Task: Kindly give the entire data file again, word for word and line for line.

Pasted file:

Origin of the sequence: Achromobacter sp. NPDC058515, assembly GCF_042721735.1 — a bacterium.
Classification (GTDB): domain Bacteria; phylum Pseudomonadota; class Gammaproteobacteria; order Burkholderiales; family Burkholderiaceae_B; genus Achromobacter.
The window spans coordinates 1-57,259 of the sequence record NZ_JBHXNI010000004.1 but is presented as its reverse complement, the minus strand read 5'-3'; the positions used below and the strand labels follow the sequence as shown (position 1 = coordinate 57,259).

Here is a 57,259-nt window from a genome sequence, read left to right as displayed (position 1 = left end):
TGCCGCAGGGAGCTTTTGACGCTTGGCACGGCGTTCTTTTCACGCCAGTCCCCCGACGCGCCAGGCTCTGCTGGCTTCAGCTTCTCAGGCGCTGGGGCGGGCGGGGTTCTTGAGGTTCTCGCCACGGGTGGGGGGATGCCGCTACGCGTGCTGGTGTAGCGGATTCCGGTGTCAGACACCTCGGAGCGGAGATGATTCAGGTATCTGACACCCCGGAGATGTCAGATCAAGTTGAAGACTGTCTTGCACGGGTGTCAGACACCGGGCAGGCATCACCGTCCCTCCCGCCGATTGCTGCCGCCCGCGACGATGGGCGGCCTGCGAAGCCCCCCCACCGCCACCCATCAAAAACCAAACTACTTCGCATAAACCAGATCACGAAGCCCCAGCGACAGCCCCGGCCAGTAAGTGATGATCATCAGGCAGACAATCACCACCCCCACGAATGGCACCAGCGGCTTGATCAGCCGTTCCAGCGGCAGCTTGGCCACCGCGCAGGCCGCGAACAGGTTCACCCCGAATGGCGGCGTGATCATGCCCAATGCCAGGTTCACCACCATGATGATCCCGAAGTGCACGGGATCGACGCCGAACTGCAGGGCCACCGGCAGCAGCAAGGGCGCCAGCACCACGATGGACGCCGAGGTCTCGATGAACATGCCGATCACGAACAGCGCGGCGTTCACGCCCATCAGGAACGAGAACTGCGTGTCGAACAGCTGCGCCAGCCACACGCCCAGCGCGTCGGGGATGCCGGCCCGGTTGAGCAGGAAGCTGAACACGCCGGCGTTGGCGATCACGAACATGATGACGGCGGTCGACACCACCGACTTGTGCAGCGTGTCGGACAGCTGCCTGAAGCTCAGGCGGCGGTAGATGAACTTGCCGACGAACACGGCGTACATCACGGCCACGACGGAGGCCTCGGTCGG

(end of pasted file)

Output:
Origin of the sequence: Achromobacter sp. NPDC058515, assembly GCF_042721735.1 — a bacterium.
Classification (GTDB): domain Bacteria; phylum Pseudomonadota; class Gammaproteobacteria; order Burkholderiales; family Burkholderiaceae_B; genus Achromobacter.
The window spans coordinates 1-57,259 of the sequence record NZ_JBHXNI010000004.1 but is presented as its reverse complement, the minus strand read 5'-3'; the positions used below and the strand labels follow the sequence as shown (position 1 = coordinate 57,259).

Here is a 57,259-nt window from a genome sequence, read left to right as displayed (position 1 = left end):
TGCCGCAGGGAGCTTTTGACGCTTGGCACGGCGTTCTTTTCACGCCAGTCCCCCGACGCGCCAGGCTCTGCTGGCTTCAGCTTCTCAGGCGCTGGGGCGGGCGGGGTTCTTGAGGTTCTCGCCACGGGTGGGGGGATGCCGCTACGCGTGCTGGTGTAGCGGATTCCGGTGTCAGACACCTCGGAGCGGAGATGATTCAGGTATCTGACACCCCGGAGATGTCAGATCAAGTTGAAGACTGTCTTGCACGGGTGTCAGACACCGGGCAGGCATCACCGTCCCTCCCGCCGATTGCTGCCGCCCGCGACGATGGGCGGCCTGCGAAGCCCCCCCACCGCCACCCATCAAAAACCAAACTACTTCGCATAAACCAGATCACGAAGCCCCAGCGACAGCCCCGGCCAGTAAGTGATGATCATCAGGCAGACAATCACCACCCCCACGAATGGCACCAGCGGCTTGATCAGCCGTTCCAGCGGCAGCTTGGCCACCGCGCAGGCCGCGAACAGGTTCACCCCGAATGGCGGCGTGATCATGCCCAATGCCAGGTTCACCACCATGATGATCCCGAAGTGCACGGGATCGACGCCGAACTGCAGGGCCACCGGCAGCAGCAAGGGCGCCAGCACCACGATGGACGCCGAGGTCTCGATGAACATGCCGATCACGAACAGCGCGGCGTTCACGCCCATCAGGAACGAGAACTGCGTGTCGAACAGCTGCGCCAGCCACACGCCCAGCGCGTCGGGGATGCCGGCCCGGTTGAGCAGGAAGCTGAACACGCCGGCGTTGGCGATCACGAACATGATGACGGCGGTCGACACCACCGACTTGTGCAGCGTGTCGGACAGCTGCCTGAAGCTCAGGCGGCGGTAGATGAACTTGCCGACGAACACGGCGTACATCACGGCCACGACGGAGGCCTCGGTCGG